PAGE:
Fast, accurate information critical for tribal governments in emergency planning
ICT editorial team
Debra Utacia Krol
Special to Indian Country Today
When disaster strikes — or even an emergency such as a blizzard, multi-vehicle crash or a lost child — fast, reliable communications are a key component in managing the situation. In most of the U.S., first responders and the public don’t have to worry about getting rapid information. However, that hasn’t always been the case in Indian Country. To remedy this, tribes are working hard to ensure that emergency calls are answered swiftly, and that tribal communities receive information about food and shelter, medical care and detours around that big car crash in a timely fashion.
But, how fast are these systems coming on line? Are backups and redundancy built into emergency communications systems? What about non-tribally owned assets such as cell towers on tribal lands? And what old-school communications can help bridge the gap when everything else fails?
“What’s your plan? What’s your goal?”
“Most tribes have some sort of communications plan,” says Nathan Nixon, emergency preparedness coordinator at the Inter Tribal Council of Arizona. “One thing I always ask (when developing or enhancing a plan) is, ‘What is your goal?’” Whether it’s a robust radio system, a 911 system or other emergency response system, tribes need to know what they need and want from their system.
Nixon notes that several federal and state agencies are offering technical assistance, developing cooperative agreements and training to develop or enhance emergency communications.
SAFECOM, housed at the Office of Emergency Communications at the U.S. Department of Homeland Security, helps tribal governments determine what they need and how to acquire the resources to put their plans in place. SAFECOM’s role is to support inter-agency emergency communications both locally and internationally.
Their tribal office helps tribal first responders to build or improve their communications in several ways. The agency first profiles the tribe’s communications needs and current capabilities while determining any gaps. “SAFECOM will assess what’s working, what’s not and what other systems are in place in the community,” says Nixon.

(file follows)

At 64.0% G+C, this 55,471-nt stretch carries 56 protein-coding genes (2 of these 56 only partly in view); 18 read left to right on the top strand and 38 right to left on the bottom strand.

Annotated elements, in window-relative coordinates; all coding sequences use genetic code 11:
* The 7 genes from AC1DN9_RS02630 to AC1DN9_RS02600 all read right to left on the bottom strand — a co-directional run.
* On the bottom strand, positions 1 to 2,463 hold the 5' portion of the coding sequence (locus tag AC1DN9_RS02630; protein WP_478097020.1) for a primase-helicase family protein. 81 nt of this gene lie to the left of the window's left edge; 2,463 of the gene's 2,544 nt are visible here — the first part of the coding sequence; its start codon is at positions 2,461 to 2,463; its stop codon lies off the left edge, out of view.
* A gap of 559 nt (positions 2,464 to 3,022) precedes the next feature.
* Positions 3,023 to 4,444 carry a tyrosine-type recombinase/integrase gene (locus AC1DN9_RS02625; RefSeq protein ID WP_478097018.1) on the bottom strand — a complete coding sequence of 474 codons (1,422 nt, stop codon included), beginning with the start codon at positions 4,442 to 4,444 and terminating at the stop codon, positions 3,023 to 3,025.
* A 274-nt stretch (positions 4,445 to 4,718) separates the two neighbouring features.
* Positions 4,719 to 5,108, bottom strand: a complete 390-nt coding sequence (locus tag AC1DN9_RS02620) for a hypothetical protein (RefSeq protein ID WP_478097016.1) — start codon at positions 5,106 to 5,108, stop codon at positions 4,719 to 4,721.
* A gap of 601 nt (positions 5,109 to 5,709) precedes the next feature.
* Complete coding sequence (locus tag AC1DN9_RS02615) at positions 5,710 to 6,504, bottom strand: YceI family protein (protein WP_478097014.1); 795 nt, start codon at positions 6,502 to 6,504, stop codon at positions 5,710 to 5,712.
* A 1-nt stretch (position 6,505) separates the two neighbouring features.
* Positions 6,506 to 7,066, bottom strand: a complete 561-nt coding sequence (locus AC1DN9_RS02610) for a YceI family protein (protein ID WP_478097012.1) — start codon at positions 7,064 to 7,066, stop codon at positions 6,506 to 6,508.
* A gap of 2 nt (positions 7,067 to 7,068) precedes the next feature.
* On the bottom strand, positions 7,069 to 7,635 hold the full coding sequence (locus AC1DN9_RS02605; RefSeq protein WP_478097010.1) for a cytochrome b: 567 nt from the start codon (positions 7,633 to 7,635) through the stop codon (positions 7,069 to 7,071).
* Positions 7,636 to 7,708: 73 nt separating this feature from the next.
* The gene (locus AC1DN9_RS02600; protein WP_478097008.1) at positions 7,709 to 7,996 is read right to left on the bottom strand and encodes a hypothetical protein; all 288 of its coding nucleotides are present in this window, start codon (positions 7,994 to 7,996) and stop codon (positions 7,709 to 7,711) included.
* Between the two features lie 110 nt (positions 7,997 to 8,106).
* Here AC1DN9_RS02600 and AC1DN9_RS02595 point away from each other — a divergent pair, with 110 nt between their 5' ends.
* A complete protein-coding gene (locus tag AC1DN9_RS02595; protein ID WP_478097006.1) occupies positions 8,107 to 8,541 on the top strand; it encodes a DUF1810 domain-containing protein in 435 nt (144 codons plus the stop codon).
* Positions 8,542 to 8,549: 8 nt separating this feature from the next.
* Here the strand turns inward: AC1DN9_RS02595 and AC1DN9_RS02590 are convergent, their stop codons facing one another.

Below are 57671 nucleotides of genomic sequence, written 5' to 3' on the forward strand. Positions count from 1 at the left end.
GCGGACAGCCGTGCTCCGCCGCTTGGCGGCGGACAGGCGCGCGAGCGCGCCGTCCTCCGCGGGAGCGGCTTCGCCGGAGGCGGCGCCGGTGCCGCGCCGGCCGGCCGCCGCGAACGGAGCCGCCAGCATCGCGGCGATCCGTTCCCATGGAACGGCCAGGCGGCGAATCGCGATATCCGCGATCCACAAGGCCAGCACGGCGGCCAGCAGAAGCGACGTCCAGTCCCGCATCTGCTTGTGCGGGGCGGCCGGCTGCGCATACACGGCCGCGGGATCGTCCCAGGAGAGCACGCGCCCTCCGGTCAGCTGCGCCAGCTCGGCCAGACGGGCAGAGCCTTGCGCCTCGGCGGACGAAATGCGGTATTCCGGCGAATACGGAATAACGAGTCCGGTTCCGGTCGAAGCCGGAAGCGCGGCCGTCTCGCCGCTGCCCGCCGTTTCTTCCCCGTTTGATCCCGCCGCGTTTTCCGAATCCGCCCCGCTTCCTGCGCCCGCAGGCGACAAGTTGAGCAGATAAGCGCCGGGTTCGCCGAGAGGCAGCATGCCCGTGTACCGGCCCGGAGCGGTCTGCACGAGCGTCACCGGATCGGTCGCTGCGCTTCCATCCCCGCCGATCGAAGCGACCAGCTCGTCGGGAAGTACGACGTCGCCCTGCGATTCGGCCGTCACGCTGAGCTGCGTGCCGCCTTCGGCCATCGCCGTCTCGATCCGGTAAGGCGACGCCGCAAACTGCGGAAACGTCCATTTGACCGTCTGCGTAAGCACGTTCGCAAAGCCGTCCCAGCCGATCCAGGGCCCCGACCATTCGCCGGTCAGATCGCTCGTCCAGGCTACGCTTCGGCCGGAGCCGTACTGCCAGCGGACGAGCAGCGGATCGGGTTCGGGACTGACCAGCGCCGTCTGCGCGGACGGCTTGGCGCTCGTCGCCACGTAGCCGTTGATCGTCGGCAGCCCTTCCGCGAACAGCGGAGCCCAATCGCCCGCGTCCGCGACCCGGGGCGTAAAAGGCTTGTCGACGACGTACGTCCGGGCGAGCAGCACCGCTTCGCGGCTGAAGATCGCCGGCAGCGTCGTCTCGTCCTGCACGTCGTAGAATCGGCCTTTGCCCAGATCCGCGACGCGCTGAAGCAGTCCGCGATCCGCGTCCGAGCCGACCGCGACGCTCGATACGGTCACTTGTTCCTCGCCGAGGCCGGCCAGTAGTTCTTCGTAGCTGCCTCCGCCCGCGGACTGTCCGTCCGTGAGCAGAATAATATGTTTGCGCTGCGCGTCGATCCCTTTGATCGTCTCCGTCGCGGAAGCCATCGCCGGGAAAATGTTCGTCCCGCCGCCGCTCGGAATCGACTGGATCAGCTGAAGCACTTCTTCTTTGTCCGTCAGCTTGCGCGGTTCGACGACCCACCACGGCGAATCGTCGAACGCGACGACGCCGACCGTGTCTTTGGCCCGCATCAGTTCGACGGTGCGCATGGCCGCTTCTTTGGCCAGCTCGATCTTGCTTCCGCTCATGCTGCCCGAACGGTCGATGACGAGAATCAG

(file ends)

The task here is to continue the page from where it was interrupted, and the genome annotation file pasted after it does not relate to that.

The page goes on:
After the profile is complete, SAFECOM organizes a workshop based on the results of the profile. During the workshop, tribal emergency managers learn how to access emergency communications related resources and services from DHS at no charge. These services assist with emergency management and national security emergency preparedness communications issues, training, processes, planning and implementation. The profile also serves as a resource for tribal leadership in the process of communications planning, resource management and the grant application process.
DHS also has created the Communications Section Task Force, which coordinates with tribes and the National Congress of American Indians.
Nixon advises that tribal governments have an emergency coordinator, manager or director. “It’s money well spent,” he says. “Having the right person in place, assessing your situation and bringing in the experts to evaluate your plans helps ensure that your tribe won’t be stuck with the bill.”
Many states also understand the need to coordinate with their neighboring tribes to better manage emergencies, and many include tribes in statewide planning. In Arizona, the Arizona Department of Emergency and Military Affairs, or DEMA, partners with tribes to provide coordinated responses to emergencies ranging from lost children to raging wildfires. “We provide resource sharing and support to tribes,” says Joseph Urrea, DEMA’s tribal liaison. “We engage with tribes to provide assistance with training, plans, exercises and drills.” Also, about half of Arizona’s 22 tribes are signatories to the state’s mutual aid compact, Urrea says. And, DEMA provides technical support to tribes in setting up communications programs such as the Integrated Public Alert and Warning System, and Amber Alert.